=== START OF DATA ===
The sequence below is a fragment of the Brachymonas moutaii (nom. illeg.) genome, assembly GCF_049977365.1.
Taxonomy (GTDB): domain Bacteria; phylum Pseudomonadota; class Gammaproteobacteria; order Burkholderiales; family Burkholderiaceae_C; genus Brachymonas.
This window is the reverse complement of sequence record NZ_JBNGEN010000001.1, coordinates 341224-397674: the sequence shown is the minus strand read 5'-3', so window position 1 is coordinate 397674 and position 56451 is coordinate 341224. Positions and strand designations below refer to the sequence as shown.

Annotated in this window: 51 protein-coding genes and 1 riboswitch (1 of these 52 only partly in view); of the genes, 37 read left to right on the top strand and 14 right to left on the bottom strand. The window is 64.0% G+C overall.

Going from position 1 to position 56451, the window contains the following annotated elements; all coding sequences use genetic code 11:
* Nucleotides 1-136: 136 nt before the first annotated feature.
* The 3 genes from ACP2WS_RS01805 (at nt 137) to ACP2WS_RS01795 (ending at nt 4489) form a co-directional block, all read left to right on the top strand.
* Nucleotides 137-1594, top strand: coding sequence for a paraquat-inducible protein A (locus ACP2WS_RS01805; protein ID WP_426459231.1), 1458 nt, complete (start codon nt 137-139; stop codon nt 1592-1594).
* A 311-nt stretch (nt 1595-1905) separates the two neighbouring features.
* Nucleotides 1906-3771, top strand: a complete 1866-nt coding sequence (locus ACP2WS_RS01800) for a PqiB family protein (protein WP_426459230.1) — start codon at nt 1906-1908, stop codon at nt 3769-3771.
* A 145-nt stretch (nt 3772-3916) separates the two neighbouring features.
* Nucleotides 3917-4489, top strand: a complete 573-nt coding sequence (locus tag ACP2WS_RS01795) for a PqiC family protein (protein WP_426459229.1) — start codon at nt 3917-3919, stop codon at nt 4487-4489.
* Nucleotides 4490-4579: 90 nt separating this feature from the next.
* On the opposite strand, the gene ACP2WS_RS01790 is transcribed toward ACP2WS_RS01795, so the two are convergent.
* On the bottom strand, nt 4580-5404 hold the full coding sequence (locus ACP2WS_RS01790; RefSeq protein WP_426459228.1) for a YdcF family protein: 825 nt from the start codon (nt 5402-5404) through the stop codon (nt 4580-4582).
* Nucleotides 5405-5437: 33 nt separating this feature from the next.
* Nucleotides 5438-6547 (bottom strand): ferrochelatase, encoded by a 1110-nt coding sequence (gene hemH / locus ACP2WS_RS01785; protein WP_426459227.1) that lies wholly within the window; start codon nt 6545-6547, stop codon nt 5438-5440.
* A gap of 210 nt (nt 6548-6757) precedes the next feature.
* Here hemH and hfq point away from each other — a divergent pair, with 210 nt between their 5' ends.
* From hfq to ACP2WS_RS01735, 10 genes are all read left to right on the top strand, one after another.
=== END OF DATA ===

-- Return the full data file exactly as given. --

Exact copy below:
The sequence below is a fragment of the Brachymonas moutaii (nom. illeg.) genome, assembly GCF_049977365.1.
Taxonomy (GTDB): domain Bacteria; phylum Pseudomonadota; class Gammaproteobacteria; order Burkholderiales; family Burkholderiaceae_C; genus Brachymonas.
This window is the reverse complement of sequence record NZ_JBNGEN010000001.1, coordinates 341224-397674: the sequence shown is the minus strand read 5'-3', so window position 1 is coordinate 397674 and position 56451 is coordinate 341224. Positions and strand designations below refer to the sequence as shown.

Annotated in this window: 51 protein-coding genes and 1 riboswitch (1 of these 52 only partly in view); of the genes, 37 read left to right on the top strand and 14 right to left on the bottom strand. The window is 64.0% G+C overall.

Going from position 1 to position 56451, the window contains the following annotated elements; all coding sequences use genetic code 11:
* Nucleotides 1-136: 136 nt before the first annotated feature.
* The 3 genes from ACP2WS_RS01805 (at nt 137) to ACP2WS_RS01795 (ending at nt 4489) form a co-directional block, all read left to right on the top strand.
* Nucleotides 137-1594, top strand: coding sequence for a paraquat-inducible protein A (locus ACP2WS_RS01805; protein ID WP_426459231.1), 1458 nt, complete (start codon nt 137-139; stop codon nt 1592-1594).
* A 311-nt stretch (nt 1595-1905) separates the two neighbouring features.
* Nucleotides 1906-3771, top strand: a complete 1866-nt coding sequence (locus ACP2WS_RS01800) for a PqiB family protein (protein WP_426459230.1) — start codon at nt 1906-1908, stop codon at nt 3769-3771.
* A 145-nt stretch (nt 3772-3916) separates the two neighbouring features.
* Nucleotides 3917-4489, top strand: a complete 573-nt coding sequence (locus tag ACP2WS_RS01795) for a PqiC family protein (protein WP_426459229.1) — start codon at nt 3917-3919, stop codon at nt 4487-4489.
* Nucleotides 4490-4579: 90 nt separating this feature from the next.
* On the opposite strand, the gene ACP2WS_RS01790 is transcribed toward ACP2WS_RS01795, so the two are convergent.
* On the bottom strand, nt 4580-5404 hold the full coding sequence (locus ACP2WS_RS01790; RefSeq protein WP_426459228.1) for a YdcF family protein: 825 nt from the start codon (nt 5402-5404) through the stop codon (nt 4580-4582).
* Nucleotides 5405-5437: 33 nt separating this feature from the next.
* Nucleotides 5438-6547 (bottom strand): ferrochelatase, encoded by a 1110-nt coding sequence (gene hemH / locus ACP2WS_RS01785; protein WP_426459227.1) that lies wholly within the window; start codon nt 6545-6547, stop codon nt 5438-5440.
* A gap of 210 nt (nt 6548-6757) precedes the next feature.
* Here hemH and hfq point away from each other — a divergent pair, with 210 nt between their 5' ends.
* From hfq to ACP2WS_RS01735, 10 genes are all read left to right on the top strand, one after another.